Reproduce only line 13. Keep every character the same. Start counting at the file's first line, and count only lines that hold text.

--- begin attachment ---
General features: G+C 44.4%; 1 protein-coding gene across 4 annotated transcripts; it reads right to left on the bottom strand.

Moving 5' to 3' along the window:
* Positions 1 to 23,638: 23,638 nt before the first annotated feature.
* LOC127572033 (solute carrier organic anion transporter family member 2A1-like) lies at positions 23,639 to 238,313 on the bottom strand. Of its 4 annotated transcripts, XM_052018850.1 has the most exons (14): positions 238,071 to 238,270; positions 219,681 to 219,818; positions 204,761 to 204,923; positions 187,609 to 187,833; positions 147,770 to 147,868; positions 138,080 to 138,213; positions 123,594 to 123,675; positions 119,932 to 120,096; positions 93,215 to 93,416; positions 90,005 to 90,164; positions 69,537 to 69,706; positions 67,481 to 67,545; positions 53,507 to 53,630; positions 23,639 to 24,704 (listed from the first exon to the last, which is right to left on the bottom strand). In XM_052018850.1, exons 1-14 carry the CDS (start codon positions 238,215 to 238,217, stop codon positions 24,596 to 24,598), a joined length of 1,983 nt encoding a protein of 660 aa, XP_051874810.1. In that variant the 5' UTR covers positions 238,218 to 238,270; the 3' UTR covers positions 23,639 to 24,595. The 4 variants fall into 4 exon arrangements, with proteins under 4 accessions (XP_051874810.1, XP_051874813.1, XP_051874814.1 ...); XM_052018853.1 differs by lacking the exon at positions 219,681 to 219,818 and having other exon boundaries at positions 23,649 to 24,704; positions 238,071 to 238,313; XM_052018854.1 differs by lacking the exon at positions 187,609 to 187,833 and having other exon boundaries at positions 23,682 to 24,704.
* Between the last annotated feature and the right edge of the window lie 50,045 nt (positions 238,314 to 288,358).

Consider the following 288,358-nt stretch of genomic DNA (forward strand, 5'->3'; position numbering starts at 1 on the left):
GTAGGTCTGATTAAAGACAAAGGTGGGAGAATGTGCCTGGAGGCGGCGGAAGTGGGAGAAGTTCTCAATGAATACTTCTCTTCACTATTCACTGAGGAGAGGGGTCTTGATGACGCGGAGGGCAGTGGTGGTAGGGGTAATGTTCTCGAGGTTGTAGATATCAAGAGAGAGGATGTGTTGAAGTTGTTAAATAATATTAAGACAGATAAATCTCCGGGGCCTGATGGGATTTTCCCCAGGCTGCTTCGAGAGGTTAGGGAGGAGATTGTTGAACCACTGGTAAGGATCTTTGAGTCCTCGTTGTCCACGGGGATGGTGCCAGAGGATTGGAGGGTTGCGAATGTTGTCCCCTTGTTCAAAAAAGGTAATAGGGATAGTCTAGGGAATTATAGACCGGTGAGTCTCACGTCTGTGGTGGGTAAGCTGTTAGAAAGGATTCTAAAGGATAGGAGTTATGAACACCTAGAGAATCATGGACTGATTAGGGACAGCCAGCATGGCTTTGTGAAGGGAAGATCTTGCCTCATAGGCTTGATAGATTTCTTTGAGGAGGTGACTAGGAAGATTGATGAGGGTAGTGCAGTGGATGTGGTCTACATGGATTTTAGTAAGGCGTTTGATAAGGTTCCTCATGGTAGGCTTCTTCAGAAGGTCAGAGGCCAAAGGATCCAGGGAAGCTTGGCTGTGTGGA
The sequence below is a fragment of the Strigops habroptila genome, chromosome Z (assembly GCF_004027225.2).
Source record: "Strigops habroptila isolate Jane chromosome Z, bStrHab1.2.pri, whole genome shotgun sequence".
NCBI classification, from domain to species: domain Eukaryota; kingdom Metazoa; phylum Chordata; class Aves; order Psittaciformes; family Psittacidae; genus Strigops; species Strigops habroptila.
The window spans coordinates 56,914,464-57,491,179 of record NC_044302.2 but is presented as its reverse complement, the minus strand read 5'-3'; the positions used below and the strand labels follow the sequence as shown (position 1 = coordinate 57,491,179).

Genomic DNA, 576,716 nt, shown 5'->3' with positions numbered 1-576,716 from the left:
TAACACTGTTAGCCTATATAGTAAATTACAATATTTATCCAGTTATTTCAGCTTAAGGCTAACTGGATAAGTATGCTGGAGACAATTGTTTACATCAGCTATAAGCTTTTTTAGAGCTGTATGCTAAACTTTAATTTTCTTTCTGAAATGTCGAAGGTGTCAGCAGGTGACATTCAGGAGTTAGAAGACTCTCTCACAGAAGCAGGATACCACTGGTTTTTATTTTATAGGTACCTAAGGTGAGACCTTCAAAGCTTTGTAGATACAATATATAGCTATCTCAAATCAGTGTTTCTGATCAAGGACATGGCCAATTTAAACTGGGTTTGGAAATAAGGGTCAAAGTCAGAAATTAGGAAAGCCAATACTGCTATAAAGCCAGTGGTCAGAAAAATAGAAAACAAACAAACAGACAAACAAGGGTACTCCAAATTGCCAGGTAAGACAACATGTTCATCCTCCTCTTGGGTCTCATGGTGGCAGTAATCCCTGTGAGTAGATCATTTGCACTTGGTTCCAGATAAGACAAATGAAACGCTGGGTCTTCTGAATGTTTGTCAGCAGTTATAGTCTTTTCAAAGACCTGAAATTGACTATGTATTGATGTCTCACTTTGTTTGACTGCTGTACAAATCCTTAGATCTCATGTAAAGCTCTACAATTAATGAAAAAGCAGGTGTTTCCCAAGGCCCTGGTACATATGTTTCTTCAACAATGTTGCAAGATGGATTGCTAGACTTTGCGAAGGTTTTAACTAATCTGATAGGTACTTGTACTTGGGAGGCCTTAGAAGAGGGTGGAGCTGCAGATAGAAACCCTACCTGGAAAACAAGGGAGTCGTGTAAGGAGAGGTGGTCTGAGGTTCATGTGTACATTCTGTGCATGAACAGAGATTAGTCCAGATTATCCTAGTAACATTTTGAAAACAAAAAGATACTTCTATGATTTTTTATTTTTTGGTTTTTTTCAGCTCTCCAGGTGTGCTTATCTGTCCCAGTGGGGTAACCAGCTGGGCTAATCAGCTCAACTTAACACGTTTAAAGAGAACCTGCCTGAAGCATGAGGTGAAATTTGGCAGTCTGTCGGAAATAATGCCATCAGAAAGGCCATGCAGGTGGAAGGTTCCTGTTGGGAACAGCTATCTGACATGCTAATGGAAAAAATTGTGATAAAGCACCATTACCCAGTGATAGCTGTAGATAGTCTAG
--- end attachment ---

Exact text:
TAACACTGTTAGCCTATATAGTAAATTACAATATTTATCCAGTTATTTCAGCTTAAGGCTAACTGGATAAGTATGCTGGAGACAATTGTTTACATCAGCTATAAGCTTTTTTAGAGCTGTATGCTAAACTTTAATTTTCTTTCTGAAATGTCGAAGGTGTCAGCAGGTGACATTCAGGAGTTAGAAGACTCTCTCACAGAAGCAGGATACCACTGGTTTTTATTTTATAGGTACCTAAGGTGAGACCTTCAAAGCTTTGTAGATACAATATATAGCTATCTCAAATCAGTGTTTCTGATCAAGGACATGGCCAATTTAAACTGGGTTTGGAAATAAGGGTCAAAGTCAGAAATTAGGAAAGCCAATACTGCTATAAAGCCAGTGGTCAGAAAAATAGAAAACAAACAAACAGACAAACAAGGGTACTCCAAATTGCCAGGTAAGACAACATGTTCATCCTCCTCTTGGGTCTCATGGTGGCAGTAATCCCTGTGAGTAGATCATTTGCACTTGGTTCCAGATAAGACAAATGAAACGCTGGGTCTTCTGAATGTTTGTCAGCAGTTATAGTCTTTTCAAAGACCTGAAATTGACTATGTATTGATGTCTCACTTTGTTTGACTGCTGTACAAATCCTTAGATCTCATGTAAAGCTCTACAATTAATGAAAAAGCAGGTGTTTCCCAAGGCCCTGGTACATATGTTTCTTCAACAATGTTGCAAGATGGATTGCTAGACTTTGCGAAGGTTTTAACTAATCTGATAGGTACTTGTACTTGGGAGGCCTTAGAAGAGGGTGGAGCTGCAGATAGAAACCCTACCTGGAAAACAAGGGAGTCGTGTAAGGAGAGGTGGTCTGAGGTTCATGTGTACATTCTGTGCATGAACAGAGATTAGTCCAGATTATCCTAGTAACATTTTGAAAACAAAAAGATACTTCTATGATTTTTTATTTTTTGGTTTTTTTCAGCTCTCCAGGTGTGCTTATCTGTCCCAGTGGGGTAACCAGCTGGGCTAATCAGCTCAACTTAACACGTTTAAAGAGAACCTGCCTGAAGCATGAGGTGAAATTTGGCAGTCTGTCGGAAATAATGCCATCAGAAAGGCCATGCAGGTGGAAGGTTCCTGTTGGGAACAGCTATCTGACATGCTAATGGAAAAAATTGTGATAAAGCACCATTACCCAGTGATAGCTGTAGATAGTCTAG